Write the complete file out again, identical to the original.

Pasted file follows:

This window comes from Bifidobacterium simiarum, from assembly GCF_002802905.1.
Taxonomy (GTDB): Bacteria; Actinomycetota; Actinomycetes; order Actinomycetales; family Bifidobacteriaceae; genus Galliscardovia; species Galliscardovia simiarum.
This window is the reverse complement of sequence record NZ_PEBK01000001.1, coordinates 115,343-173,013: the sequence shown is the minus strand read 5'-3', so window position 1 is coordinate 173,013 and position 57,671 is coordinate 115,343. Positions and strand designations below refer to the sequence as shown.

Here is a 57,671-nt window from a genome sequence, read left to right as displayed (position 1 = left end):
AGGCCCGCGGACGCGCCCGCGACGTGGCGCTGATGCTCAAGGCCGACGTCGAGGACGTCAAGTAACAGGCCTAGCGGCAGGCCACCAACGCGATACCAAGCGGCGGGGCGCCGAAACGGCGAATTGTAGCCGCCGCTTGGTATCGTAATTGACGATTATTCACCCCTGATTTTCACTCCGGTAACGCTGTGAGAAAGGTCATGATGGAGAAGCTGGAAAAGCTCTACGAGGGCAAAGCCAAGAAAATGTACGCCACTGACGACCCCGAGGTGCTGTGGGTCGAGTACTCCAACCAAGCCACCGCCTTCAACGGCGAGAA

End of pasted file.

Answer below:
This window comes from Bifidobacterium simiarum, from assembly GCF_002802905.1.
Taxonomy (GTDB): Bacteria; Actinomycetota; Actinomycetes; order Actinomycetales; family Bifidobacteriaceae; genus Galliscardovia; species Galliscardovia simiarum.
This window is the reverse complement of sequence record NZ_PEBK01000001.1, coordinates 115,343-173,013: the sequence shown is the minus strand read 5'-3', so window position 1 is coordinate 173,013 and position 57,671 is coordinate 115,343. Positions and strand designations below refer to the sequence as shown.

Here is a 57,671-nt window from a genome sequence, read left to right as displayed (position 1 = left end):
AGGCCCGCGGACGCGCCCGCGACGTGGCGCTGATGCTCAAGGCCGACGTCGAGGACGTCAAGTAACAGGCCTAGCGGCAGGCCACCAACGCGATACCAAGCGGCGGGGCGCCGAAACGGCGAATTGTAGCCGCCGCTTGGTATCGTAATTGACGATTATTCACCCCTGATTTTCACTCCGGTAACGCTGTGAGAAAGGTCATGATGGAGAAGCTGGAAAAGCTCTACGAGGGCAAAGCCAAGAAAATGTACGCCACTGACGACCCCGAGGTGCTGTGGGTCGAGTACTCCAACCAAGCCACCGCCTTCAACGGCGAGAA